“Interest-only mortgages are better suited to borrowers with lots of cash in reserve; borrowers who see their income significantly rising in the near future; and those disciplined enough to redirect income spikes toward paying down the principal.”
Lenders also require proof of income and charge several fees to make sure borrowers understand the risks before taking out an interest-free home loan
Both Naish and Markara agree if you have more than 50 per cent equity in your property and a repayment plan that's on track and accepted by lenders, then you should be okay with such loans. If you don't, you might find it difficult to remortgage when your existing deal comes to an end.
But what does it mean to have at least 50 per cent equity in their home? It means the homeowner should be ‘equity rich’, i.e. owe less than half their home's value on their mortgage. Being ‘equity rich’ helps because building home equity is a key way homeowners can grow wealth over time.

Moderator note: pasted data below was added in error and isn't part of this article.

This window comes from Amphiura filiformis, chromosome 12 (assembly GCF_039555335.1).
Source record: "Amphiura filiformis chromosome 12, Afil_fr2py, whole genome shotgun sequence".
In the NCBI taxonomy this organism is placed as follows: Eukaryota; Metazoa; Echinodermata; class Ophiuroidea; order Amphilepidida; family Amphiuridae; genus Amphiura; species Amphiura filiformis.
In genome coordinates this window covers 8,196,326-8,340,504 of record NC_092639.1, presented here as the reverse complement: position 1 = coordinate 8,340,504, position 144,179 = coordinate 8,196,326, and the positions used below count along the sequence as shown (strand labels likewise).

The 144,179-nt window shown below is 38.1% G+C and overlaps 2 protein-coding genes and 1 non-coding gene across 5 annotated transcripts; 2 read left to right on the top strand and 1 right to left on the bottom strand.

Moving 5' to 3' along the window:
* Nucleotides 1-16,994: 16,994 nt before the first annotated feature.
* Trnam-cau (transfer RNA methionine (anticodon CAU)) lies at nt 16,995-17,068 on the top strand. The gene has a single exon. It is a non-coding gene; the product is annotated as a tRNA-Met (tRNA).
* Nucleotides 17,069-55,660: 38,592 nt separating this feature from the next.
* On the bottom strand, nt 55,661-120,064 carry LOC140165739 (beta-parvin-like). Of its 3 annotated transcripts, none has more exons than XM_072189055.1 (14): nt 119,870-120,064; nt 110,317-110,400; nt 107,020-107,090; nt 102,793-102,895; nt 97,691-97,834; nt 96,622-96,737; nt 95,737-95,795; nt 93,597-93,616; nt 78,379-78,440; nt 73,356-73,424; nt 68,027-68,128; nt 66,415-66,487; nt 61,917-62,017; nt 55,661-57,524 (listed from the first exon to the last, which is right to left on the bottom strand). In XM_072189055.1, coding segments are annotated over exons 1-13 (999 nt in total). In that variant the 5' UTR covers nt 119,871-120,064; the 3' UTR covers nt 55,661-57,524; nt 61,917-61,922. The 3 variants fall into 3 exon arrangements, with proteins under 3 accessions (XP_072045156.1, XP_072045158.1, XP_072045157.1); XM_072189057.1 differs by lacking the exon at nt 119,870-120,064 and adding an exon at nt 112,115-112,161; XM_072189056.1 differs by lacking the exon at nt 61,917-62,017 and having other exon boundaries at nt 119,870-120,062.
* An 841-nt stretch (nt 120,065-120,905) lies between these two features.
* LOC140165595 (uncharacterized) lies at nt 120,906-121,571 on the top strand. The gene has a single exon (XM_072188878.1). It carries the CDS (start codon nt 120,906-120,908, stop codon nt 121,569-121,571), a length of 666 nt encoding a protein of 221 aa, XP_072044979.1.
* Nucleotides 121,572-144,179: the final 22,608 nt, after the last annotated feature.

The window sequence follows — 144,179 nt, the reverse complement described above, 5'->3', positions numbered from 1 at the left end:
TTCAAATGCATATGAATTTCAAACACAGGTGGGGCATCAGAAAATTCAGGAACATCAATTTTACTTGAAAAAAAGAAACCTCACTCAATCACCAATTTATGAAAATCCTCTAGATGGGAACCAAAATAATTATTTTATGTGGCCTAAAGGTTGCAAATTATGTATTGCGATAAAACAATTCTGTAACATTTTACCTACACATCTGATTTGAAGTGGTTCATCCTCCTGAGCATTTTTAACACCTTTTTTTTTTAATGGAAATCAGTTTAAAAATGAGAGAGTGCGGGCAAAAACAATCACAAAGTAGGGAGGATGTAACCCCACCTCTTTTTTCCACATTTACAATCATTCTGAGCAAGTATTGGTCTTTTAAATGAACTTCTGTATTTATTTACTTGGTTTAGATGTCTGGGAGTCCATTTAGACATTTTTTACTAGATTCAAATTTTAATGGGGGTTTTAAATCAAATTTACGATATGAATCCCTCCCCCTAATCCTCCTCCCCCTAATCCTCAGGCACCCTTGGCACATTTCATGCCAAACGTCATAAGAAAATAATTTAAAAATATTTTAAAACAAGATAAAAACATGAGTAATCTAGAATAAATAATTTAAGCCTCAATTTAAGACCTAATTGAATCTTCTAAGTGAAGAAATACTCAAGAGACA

A key takeaway risk is the pressure of knowing that you have to ensure the loan is repaid in full at the end of the interest-only mortgage term. You'll usually pay more interest overall than with a repayment mortgage, because the amount you pay interest on doesn't decrease during the term.
But when you opt for a convention repayment home loan, not only will the amount you pay in interest decrease during the loan tenure, the debt repayment burden on your financial health will curb over time as well.